2021, March 6: Morning Moon, Three Planets

2021, March 6: An hour before sunrise, the thick crescent moon is to the left of the star Antares.
2021, March 6: An hour before sunrise, the thick crescent moon is to the left of the star Antares.

March 6, 2021: During morning twilight, the thick crescent moon shines from the southern sky to the left of the star Antares.  Saturn is low in the east-southeast about 45 minutes before sunrise.  As the sky brightens further, Jupiter and Mercury are visible with the aid of a binocular.

by Jeffrey L. Hunt

Chicago, Illinois:  Sunrise, 6:17 a.m. CST; Sunset, 5:47 p.m. CST.  Check local sources for sunrise and sunset times for your location.

This morning about an hour before sunrise, the thick crescent moon (45% illuminated) is less than one-third of the way up in the sky above the south-southeast horizon.  It is in front of the stars of Ophiuchus.

The lunar orb is nearly 12° to the left of Antares (“the rival of Mars”).  The star is the brightest star in Scorpius.  Sagittarius is farther east of the Scorpion.

2021, March 6: Jupiter, Mercury, and Saturn are visible in the east-southeast before sunrise. During bright twilight use a binocular to see them.
2021, March 6: Jupiter, Mercury, and Saturn are visible in the east-southeast before sunrise. During bright twilight use a binocular to see them.

This morning, Mercury is the farthest we see it from the sun (greatest elongation).  We only see the speedy planet during twilight.  At this season, Mercury suffers from our poor view of the inner solar system because that plane has a shallow angle with the horizon.

Mercury is near Jupiter about 30 minutes before sunrise, appearing low in the east-southeast.  With a binocular at this hour find bright Jupiter about 5° above the horizon. Mercury is 1.0° to the lower left of the Jovian Giant.  Both easily fit into the same binocular field of view.

Saturn is outside this field of view, nearly 9° to the upper right of Jupiter.  The Ringed Wonder is visible without optical aid about 45 minutes before sunrise, when it is nearly 7° in altitude.

Jupiter and Saturn are emerging from their solar conjunction during January.  After their close conjunction on the winter solstice, Jupiter is slowly stepping away from Saturn.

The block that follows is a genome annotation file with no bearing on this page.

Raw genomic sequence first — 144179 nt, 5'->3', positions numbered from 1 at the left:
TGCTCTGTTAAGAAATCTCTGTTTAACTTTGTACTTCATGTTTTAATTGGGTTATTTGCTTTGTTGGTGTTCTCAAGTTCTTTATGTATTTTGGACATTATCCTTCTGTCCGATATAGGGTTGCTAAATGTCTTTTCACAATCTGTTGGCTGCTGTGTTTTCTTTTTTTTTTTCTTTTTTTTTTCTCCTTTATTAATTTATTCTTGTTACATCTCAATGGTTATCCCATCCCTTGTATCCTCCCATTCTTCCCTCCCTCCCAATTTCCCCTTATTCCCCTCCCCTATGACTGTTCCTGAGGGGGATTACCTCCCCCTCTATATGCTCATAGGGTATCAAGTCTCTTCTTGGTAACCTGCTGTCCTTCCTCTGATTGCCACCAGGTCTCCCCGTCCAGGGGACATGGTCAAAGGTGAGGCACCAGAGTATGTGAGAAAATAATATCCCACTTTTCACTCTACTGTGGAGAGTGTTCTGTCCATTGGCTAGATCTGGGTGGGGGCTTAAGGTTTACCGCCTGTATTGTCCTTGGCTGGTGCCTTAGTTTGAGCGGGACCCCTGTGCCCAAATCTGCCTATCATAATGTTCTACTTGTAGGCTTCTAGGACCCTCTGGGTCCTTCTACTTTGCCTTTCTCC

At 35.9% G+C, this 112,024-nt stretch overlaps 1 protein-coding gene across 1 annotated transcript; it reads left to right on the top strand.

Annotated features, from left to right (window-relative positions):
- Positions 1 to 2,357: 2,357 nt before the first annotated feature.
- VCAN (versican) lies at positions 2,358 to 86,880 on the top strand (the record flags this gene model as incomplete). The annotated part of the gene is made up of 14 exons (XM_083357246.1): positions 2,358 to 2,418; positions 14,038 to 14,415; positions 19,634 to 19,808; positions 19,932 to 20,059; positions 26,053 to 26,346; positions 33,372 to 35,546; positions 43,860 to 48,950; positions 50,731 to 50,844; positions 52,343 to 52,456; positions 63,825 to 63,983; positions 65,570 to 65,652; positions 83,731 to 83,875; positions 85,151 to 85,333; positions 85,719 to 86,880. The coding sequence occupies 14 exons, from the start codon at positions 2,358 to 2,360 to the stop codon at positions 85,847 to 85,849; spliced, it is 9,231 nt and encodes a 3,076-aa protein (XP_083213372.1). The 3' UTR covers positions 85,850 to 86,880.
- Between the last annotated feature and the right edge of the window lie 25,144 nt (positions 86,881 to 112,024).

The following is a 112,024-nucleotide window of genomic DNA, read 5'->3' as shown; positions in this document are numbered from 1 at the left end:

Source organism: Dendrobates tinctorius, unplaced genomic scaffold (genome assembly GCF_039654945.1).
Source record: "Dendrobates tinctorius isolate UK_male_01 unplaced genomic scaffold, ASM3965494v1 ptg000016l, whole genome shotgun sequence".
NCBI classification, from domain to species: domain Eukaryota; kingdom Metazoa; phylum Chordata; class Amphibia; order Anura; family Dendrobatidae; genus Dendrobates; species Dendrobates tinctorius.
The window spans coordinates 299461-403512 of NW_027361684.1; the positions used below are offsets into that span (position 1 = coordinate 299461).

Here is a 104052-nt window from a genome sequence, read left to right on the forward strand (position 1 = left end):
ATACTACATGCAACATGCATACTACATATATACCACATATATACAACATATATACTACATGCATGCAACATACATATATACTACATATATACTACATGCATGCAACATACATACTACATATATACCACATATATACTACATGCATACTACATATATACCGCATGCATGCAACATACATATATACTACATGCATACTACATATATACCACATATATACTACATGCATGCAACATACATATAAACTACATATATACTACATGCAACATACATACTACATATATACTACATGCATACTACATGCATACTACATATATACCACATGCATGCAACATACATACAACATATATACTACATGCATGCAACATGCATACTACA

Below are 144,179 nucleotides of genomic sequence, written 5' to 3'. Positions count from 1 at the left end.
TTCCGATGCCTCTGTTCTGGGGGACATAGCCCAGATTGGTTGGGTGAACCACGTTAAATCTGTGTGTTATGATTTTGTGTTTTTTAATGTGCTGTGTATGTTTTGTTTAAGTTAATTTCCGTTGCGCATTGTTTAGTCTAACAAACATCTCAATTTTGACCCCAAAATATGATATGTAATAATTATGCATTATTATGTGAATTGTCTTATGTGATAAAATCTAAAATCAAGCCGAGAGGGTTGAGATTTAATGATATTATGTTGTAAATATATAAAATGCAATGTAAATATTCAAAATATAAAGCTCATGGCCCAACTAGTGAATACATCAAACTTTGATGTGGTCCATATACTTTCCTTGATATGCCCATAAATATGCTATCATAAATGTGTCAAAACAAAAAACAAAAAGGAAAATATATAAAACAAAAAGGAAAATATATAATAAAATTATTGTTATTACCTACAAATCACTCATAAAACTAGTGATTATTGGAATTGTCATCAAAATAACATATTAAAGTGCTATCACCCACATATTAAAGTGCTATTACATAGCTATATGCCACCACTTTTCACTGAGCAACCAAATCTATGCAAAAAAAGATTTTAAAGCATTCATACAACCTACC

Mercury swings back into the sun’s glare and appears in the evening sky with Venus during late April and again during late May.

Detailed Note: One hour before sunrise, the moon (22.7d, 45%), over 22° up in the south-southeast in Ophiuchus, is nearly 12° to the left of Antares. Mercury reaches its morning greatest elongation (27.3°W) at 5:22 a.m. CST. Forty-five minutes before sunrise, Saturn is nearly 7° in altitude above the east-southeast horizon.  At this hour, Jupiter is only about 3° in altitude, nearly 9° to the lower left of Saturn.  Jupiter is visible at this altitude with an unobstructed, cloud-free horizon.  Fifteen minutes later, use a binocular to observe Jupiter, over 5° in altitude in the east-southeast, with Mercury 1.0° to its lower left. One hour after sunset, Mars, nearly two-thirds of the way up in the west-southwest, is 2.9° to the upper left of Alcyone and 2.0° to the lower right of 37 Tau.

Read more about the planets during March 2021.

Moon in the Bull's Horns. October 8, 2020

2021, August 14: Waxing Moon, Stellar Double

August 14, 2021: This evening the waxing moon is near Zubenelgenubi, the southern claw, that is a stellar double.  Use a binocular to see both stars that are in a gravitation dance.

Moon and Venus, August 15, 2020

2021, August 13: Evening Sky, Bright Planets

August 13, 2021: This evening the crescent moon appears between Evening Star Venus and Spica as the lunar slice dances eastward.  Jupiter and Saturn are in the southeastern sky.

The crescent moon, November 19, 2020

2021, August 12: Evening Sky, Lunar Dance

August 12, 2021: This evening the crescent moon appears between Venus and Spica as the lunar slice dances eastward.

2021, May 13: The crescent moon is 3.2° to the upper left of Mercury.

2021, August 11: Waxing Moon, Evening Star

August 11, 2021:  The waxing crescent moon is to the upper left of Evening Star Venus this evening in the western sky.

The Crescent Moon, November 16, 2020

2021, August 10: Evening Star Venus, Crescent Moon

August 10, 2021:  The crescent moon is near Venus in the western sky after sunset.



Categories: Astronomy, Sky Watching

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